Understanding Positions – Part 2 – Forwards

Everyone´s favorite position: Forward! No defending, scoring goals, and being the hero of your team; sounds like the perfect position. Forwards tend to be the best paid professionals, think Messi and Ronaldo, and there is a reason for it: if you don´t score, you don´t do your job. But whereas in theory, this position seems simple, modern soccer has much more expectations than “get the ball, shoot, score.”

Back in the days, it really was that simple: score as many goals as you can, that’s it! Today, forwards are expected to engage much more in plays, from pressing the defense, to dropping back in the midfield to create numerical advantages – forwards need to work!

Formation Matters

But let´s start at the beginning. Coaches have a variety of options for forwards when choosing their formation. The number of forwards can range anywhere from 1-3, and each formation brings different tasks to the forwards. For simplicity reasons, we will focus on 1 and 2 forwards, as with 3 forwards, 2 of them turn into wingers´ further explained here

Playing with 1 or 2 forward, the traditional “9(s)”, like Brazil´s Ronaldo in the late 90´s and early 2000´s, is a center forward, which, as the name implies, is in the middle of the opponent´s 1/3 of the field. When in possession, he/she is the target for midfielders to get the ball to. From there, he/she either holds the ball until the midfield has followed to support the attack, or goes straight to goal, trying to score.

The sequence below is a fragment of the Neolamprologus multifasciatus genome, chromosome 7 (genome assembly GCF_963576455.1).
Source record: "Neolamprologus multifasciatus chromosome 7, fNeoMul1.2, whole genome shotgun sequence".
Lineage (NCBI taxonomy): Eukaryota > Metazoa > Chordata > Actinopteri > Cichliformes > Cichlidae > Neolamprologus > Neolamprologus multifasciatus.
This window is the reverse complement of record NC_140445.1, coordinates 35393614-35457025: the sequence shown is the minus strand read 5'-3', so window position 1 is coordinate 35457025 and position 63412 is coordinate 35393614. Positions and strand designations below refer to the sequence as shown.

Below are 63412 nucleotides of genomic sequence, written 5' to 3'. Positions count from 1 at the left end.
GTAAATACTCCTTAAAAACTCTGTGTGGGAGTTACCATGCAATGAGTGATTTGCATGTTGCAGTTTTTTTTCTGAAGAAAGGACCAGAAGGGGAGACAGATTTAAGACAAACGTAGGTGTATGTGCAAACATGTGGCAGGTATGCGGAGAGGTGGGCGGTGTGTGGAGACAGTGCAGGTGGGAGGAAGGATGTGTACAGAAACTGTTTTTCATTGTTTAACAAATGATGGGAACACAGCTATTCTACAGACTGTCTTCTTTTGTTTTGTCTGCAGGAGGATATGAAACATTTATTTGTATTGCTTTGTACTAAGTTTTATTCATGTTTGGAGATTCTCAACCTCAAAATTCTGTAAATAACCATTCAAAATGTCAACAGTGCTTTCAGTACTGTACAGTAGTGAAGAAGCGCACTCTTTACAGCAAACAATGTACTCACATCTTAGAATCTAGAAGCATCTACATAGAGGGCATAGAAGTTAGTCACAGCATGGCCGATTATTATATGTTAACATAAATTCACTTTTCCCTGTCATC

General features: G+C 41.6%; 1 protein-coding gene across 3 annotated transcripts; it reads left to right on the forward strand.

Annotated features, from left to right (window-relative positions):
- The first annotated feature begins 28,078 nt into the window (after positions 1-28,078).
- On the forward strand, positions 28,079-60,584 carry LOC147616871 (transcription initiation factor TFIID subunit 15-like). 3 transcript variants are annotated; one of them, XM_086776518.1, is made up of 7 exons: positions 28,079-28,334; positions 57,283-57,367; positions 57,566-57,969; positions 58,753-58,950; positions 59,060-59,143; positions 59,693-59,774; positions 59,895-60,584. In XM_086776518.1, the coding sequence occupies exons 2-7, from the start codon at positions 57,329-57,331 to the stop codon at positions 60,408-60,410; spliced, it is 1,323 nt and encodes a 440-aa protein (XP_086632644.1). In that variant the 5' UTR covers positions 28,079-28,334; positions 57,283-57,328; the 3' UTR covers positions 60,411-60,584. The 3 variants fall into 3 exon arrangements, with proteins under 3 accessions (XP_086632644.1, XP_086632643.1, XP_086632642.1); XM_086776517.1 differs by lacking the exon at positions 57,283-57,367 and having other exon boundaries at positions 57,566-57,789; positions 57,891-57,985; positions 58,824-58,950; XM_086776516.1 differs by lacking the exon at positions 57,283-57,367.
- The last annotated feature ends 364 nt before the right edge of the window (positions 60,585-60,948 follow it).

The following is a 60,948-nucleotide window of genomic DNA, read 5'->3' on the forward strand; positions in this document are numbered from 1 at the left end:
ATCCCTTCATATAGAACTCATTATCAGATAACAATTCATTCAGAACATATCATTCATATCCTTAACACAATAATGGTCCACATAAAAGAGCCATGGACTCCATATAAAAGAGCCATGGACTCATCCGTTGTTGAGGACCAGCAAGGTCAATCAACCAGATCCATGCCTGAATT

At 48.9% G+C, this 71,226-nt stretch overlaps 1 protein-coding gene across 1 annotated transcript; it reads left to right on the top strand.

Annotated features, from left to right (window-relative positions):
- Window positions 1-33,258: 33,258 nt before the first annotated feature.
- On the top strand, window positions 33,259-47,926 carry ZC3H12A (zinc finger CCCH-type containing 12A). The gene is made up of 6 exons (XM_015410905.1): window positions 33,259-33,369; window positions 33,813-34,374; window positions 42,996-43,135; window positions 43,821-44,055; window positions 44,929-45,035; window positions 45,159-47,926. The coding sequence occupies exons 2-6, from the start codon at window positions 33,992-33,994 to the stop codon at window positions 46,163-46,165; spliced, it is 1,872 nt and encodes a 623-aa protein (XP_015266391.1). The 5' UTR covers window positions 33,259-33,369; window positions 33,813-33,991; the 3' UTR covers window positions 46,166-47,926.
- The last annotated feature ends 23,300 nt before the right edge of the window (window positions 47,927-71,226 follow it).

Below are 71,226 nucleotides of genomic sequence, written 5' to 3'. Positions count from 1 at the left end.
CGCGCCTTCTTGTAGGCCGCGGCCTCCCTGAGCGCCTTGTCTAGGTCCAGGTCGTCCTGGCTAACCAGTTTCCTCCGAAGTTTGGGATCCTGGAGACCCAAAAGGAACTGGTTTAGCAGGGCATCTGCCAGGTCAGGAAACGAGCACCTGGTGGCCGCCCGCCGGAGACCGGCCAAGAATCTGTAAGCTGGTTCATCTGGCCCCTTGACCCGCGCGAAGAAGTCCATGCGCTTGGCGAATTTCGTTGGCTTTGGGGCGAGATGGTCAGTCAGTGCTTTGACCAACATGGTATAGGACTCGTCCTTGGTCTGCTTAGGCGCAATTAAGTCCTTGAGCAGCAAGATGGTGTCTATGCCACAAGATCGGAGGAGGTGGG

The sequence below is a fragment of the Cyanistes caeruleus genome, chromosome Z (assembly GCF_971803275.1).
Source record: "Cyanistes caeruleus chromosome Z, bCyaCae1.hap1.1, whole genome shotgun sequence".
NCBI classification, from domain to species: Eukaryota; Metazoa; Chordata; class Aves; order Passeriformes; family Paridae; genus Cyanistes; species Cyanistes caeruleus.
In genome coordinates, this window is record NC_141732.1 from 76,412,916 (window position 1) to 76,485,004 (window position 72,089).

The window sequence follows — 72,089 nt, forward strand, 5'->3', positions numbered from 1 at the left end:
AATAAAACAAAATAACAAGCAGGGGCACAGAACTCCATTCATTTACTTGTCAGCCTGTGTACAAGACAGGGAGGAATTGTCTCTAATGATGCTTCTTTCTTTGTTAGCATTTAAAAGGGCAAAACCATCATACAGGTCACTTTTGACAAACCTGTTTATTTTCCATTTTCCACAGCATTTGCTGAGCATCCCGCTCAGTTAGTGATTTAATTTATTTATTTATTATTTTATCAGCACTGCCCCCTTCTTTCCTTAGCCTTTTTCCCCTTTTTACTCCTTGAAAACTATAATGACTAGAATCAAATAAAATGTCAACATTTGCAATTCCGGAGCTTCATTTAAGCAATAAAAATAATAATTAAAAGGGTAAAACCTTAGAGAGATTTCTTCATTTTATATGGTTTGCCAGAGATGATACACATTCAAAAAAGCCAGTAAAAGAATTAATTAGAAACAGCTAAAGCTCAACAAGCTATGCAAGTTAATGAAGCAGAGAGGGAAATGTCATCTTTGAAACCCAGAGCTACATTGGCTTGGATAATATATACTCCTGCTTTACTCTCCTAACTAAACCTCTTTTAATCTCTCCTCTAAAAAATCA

What does it need to be a Forward

Since the forward can be the deciding factor between winning or losing, these players usually have a strong personality, and are leaders on the field. In addition to mental strength, forwards need to be physically strong, as they are fighting for the ball, trying to push defenders off.

Also important is a strong shot, combined with the ability to place the ball. Forwards will shoot from various distances, so their repertoire should range from skillful 1v1 against the goalkeeper to rockets from 20 yards out.

Last, but not least, forwards need to master the ball. Especially in the penalty area, space tends to be limited. Every touch should be controlled, to minimize errors receiving the ball, turn with the ball, and play give-and-goes in small spaces. Interested in achieving Ball Mastery? Find out more here


Being a forward is more than just scoring goals. It´s about being a presence on the field, the first line of defense, and the deciding factor in a game. A top forward should have the following qualities:

  • Confident and mentally strong
  • Physically strong to defend the ball
  • Master on the ball
  • Strong, precise shot

But remember, a forward is only as good as the midfielders feeding him the balls, and the defenders keeping the back together.

Now it is your turn: In your opinion, which physical, technical and cognitive skills/traits are most important for forwards ?